You really ought to follow a court’s pre-trial order, but say you overlook something, like a witness list. The judge came down hard on the forgetful plaintiff in Harber v. Williams (D4d2 Sept. 12, 2022 No. E077036) ___ Cal.Rptr.3d ___, 2022 WL 4129702. Harber didn’t have any witnesses other than herself, but the judge prevented her from testifying, which had the effect of a terminating sanction.
Fortunately for Harbert, the Court of Appeal reversed. In a partially published opinion, the court rejected the Harber’s “maximalist” view that a trial court could never deny a party’s right to present evidence and testify. But the court nonetheless concluded that, here, the trial court had abused its discretion.
“Courts have the inherent authority to dismiss a case as a sanction. [Citation.]” (Crawford v. JPMorgan Chase Bank, N.A. (2015) 242 Cal.App.4th 1265, 1271; see also Code Civ. Proc., §§ 128, subd. (a)(4), 581, subd. (m).)
But “dismissal is always a drastic remedy to be employed only in the rarest of circumstances.” (Stephen Slesinger, Inc. v. Walt Disney Co. (2007) 155 Cal.App.4th 736, 764.)
“[T]here are two important inquiries to be made by trial courts when determining whether a plaintiff's actions warrant a dismissal with prejudice. First, the court must discern whether the plaintiff's pattern of conduct was so ‘severe [and] deliberate’ as to constitute extreme circumstances. [Citation.] Second, the court must look to see whether alternatives less severe than dismissal are available. The ‘sound exercise of discretion requires the judge to consider and use lesser sanctions’ unless the court's authority cannot possibly be otherwise vindicated. [Citation.]” (Lyons v. Wickhorst (1986) 42 Cal.3d 911, 917.)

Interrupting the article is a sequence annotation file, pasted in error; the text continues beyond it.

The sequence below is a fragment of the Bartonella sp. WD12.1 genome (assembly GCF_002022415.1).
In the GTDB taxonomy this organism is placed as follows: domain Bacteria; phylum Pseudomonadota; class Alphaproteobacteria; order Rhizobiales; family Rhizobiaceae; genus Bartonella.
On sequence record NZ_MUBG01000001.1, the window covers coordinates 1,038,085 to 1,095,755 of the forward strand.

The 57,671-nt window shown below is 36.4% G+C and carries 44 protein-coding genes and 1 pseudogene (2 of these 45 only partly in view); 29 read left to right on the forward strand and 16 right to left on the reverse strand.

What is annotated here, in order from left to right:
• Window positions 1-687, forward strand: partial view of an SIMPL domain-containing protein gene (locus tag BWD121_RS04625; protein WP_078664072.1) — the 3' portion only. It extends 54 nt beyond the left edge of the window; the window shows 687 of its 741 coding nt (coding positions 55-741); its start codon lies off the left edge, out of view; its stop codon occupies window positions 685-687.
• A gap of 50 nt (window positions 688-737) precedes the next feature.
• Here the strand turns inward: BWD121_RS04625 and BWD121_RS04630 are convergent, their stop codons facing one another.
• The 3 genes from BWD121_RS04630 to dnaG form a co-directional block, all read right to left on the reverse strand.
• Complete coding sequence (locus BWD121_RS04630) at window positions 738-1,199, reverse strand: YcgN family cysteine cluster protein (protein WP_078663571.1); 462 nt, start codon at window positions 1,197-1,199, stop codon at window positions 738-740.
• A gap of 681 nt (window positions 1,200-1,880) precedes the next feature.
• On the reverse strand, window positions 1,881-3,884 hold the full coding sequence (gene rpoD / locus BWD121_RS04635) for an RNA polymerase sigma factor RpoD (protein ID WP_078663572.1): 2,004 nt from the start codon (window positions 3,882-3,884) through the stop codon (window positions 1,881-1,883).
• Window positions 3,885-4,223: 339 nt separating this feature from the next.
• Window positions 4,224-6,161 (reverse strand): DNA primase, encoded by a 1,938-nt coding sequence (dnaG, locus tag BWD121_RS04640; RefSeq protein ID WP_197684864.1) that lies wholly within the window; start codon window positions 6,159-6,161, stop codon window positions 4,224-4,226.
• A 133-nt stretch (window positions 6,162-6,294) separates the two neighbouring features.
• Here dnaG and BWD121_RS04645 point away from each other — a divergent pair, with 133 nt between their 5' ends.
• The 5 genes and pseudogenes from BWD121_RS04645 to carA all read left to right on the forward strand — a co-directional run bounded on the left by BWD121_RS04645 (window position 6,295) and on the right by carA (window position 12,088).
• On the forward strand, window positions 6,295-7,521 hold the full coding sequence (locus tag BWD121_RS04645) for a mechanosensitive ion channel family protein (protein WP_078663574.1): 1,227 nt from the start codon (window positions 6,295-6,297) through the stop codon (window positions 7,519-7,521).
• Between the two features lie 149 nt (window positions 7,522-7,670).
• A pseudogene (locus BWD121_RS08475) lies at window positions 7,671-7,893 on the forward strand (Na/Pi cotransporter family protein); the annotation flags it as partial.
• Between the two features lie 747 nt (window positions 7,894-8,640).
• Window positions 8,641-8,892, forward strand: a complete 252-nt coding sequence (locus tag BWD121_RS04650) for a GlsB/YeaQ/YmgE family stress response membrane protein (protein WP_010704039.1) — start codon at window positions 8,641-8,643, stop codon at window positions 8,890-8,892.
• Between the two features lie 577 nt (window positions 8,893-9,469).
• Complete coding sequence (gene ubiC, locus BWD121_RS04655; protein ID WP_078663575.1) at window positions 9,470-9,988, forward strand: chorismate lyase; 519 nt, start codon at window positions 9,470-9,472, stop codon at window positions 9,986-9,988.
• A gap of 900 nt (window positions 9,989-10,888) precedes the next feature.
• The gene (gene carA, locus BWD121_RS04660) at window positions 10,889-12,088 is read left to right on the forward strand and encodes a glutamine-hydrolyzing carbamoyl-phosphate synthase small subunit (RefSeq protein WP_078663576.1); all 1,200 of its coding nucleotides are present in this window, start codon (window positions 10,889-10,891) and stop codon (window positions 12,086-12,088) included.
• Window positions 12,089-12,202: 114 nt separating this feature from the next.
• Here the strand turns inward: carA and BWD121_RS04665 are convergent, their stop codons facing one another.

The court noted that Harber’s attorney was most at fault for the failure to serve the witness list, and that neglect was not severe or extreme, and there was no indication that it was a tactic. The court also noted that the failure could have been remedied by a trial continuance.
The most interesting of the factors the court identified was the fact that the pre-trial order indicated a “one size fits all” sanction when it stated that “you will not be permitted to call any witnesses not included in the witness statement.” This, the appellate court concluded, indicated the trial court had predetermined it would not consider any lesser sanctions.
“In other words,” the court went on, “the trial court announced, up front, that it would not exercise any discretion. The inherent power to dismiss, however, is a discretionary power. “A trial court's failure to exercise discretion is itself an abuse of discretion. [Citation.]” (Fadeeff v. State Farm General Insurance Co. (2020) 50 Cal.App.5th 94, 104.)”
Tim Kowal is an appellate specialist certified by the California State Bar Board of Legal Specialization. Tim helps trial attorneys and clients win their cases and avoid error on appeal. He co-hosts the Cal. Appellate Law Podcast at www.CALPodcast.com, and publishes a newsletter of appellate tips for trial attorneys at www.tvalaw.com/articles. Contact Tim at email@example.com or (714) 641-1232.
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